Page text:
Rush Limbaugh gave an update on his health during his radio show Monday, revealing that recent scans show "some progression of cancer" and that his prognosis is "terminal." The controversial conservative radio host, 69, who announced his cancer diagnosis in February, said the progression was "not dramatic" but was heading in "the wrong direction."
"Stage 4 is, as they say, terminal," Limbaugh continued, adding, "It’s tough to realize that the days where I do not think I’m under a death sentence are over." The radio host said that while everyone knows they will die at some point, "when you have a terminal disease diagnosis that has a time frame to it, then that puts a different psychological and even physical awareness to it."
Thank you so much for your overwhelming encouragement, support, and prayers out there. They absolutely work! Fear not, I plan to hang around a long time to continue to annoy the left.— Rush H. Limbaugh (@RealRLimbaugh) October 19, 2020
Limbaugh then told listeners he had undergone three different kinds of treatment to combat his cancer, the last of which appeared to be working before scans at the beginning of October revealed his lung cancer was no longer responding to doctors' efforts. "After receiving the diagnosis, I never thought I would see October 1," he said. "I never thought I would. When October 1 hit on the calendar this year, I reminded myself of that — of that thought."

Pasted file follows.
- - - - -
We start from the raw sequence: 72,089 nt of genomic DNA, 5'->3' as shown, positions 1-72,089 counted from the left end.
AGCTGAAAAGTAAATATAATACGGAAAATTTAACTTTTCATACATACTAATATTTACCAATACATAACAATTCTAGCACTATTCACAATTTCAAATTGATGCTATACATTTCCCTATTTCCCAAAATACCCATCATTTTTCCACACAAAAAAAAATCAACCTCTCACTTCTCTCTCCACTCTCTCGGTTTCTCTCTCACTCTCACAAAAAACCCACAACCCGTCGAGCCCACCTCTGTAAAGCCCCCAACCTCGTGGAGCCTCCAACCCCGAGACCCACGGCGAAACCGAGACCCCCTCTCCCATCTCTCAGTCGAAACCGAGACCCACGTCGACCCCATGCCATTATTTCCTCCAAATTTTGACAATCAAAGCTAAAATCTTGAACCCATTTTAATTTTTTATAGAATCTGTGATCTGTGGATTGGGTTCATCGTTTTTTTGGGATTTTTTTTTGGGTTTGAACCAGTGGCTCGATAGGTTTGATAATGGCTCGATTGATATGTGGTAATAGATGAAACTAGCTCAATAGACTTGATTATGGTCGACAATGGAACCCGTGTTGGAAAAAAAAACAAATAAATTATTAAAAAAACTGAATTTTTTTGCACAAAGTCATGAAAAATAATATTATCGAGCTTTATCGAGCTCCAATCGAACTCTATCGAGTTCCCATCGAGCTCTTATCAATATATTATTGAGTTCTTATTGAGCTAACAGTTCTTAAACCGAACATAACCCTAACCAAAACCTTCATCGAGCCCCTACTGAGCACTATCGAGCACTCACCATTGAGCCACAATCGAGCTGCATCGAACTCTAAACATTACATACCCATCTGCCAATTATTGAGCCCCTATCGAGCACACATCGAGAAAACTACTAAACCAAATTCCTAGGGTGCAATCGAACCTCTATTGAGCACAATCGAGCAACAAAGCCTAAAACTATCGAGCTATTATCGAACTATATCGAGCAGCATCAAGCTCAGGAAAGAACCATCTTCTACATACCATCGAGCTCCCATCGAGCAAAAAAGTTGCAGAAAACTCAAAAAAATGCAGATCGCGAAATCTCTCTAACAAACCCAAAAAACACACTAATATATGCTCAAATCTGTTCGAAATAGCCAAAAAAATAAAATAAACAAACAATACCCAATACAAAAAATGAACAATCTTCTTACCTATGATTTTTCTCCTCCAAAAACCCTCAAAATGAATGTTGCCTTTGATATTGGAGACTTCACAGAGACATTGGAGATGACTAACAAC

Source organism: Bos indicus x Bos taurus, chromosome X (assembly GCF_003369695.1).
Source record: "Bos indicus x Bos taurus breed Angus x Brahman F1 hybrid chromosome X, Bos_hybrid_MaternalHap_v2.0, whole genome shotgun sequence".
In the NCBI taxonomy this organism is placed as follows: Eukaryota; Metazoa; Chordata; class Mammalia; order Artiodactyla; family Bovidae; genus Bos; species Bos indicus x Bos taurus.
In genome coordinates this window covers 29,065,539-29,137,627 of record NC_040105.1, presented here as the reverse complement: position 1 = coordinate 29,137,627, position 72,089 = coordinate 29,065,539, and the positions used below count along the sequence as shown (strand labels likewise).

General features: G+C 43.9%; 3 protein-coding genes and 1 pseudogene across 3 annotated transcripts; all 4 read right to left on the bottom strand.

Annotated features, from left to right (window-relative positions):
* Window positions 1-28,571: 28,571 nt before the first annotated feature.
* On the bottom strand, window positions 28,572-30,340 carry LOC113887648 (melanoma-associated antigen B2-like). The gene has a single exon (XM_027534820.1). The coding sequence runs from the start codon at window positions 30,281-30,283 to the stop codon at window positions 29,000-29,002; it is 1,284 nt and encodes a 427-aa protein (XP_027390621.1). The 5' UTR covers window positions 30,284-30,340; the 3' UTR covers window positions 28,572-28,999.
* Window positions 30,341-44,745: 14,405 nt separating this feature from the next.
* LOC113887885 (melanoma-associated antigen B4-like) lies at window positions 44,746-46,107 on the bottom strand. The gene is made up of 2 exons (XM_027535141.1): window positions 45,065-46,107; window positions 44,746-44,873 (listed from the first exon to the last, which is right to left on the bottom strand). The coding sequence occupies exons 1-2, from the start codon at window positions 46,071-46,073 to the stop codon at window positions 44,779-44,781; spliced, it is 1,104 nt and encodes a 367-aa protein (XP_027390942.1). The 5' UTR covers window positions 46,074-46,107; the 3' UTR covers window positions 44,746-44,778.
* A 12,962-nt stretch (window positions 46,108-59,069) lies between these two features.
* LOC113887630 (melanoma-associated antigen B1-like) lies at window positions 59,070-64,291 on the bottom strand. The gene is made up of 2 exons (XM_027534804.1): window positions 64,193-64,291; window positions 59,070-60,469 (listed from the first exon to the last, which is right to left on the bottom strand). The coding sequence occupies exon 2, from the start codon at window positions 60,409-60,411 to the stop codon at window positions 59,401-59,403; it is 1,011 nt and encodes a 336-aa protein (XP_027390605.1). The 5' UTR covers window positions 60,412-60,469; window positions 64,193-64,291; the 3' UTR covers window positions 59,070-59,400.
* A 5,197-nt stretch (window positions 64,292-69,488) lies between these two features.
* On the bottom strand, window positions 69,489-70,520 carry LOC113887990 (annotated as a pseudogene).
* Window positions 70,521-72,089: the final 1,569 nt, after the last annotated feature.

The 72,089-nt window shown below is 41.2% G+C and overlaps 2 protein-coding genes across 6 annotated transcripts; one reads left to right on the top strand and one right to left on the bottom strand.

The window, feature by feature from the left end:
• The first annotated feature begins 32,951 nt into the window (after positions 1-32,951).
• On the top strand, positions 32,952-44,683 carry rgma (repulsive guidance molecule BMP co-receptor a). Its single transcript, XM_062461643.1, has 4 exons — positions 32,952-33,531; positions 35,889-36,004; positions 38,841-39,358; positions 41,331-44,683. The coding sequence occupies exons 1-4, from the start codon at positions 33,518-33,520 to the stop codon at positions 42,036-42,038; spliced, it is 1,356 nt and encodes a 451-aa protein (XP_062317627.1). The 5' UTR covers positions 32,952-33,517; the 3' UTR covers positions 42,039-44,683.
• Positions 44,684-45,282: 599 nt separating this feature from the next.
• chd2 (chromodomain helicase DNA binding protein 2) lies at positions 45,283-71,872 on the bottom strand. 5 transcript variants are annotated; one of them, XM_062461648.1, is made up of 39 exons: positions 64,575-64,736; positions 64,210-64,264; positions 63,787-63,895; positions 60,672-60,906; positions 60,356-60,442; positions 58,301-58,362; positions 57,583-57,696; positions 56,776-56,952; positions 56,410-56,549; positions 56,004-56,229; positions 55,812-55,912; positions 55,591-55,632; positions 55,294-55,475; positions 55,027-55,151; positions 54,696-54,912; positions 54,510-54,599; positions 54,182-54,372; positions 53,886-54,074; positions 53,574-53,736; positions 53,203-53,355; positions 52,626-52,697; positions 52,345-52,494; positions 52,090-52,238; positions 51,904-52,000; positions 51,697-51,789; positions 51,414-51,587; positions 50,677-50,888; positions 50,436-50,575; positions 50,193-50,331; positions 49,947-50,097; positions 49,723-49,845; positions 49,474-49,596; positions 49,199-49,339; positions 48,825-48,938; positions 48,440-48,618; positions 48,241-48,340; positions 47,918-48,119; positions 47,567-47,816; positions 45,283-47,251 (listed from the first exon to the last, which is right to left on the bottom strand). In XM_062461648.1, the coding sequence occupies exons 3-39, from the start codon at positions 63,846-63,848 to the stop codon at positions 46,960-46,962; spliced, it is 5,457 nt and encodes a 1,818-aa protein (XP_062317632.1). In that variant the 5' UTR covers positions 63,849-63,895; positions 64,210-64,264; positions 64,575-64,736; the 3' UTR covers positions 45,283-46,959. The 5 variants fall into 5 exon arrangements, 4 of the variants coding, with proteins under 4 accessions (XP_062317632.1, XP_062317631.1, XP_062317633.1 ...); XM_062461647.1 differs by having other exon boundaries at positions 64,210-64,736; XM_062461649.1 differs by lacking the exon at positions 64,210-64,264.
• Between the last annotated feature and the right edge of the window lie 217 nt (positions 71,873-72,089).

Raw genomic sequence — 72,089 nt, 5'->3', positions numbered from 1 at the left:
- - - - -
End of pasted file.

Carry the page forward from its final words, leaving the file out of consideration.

Limbaugh, who has come under fire throughout his career for making racist and inflammatory remarks, said he plans to continue hosting his show for as long as possible, despite his health prognosis. "All in all, I feel very blessed to be here speaking with you today. Some days are harder than others. I do get fatigued now. I do get very, very tired now. I’m not gonna mislead you about that," he admitted. "But I am extremely grateful to be able to come here to the studio and to maintain as much normalcy as possible."
The media figure said he had mostly avoided talking about his health because he didn't want to have to keep correcting updates, as cancer has been a "day-to-day thing" for him, and he didn't want to "put [himself] through it." He added that now felt like the right time to give a major update, however, as he knows his listeners are "concerned" and looking for more information. "We’re all going through challenges," he concluded. "Mine are no better, and mine are no different, and mine are no more special than anybody else. But it can feel like a roller coaster."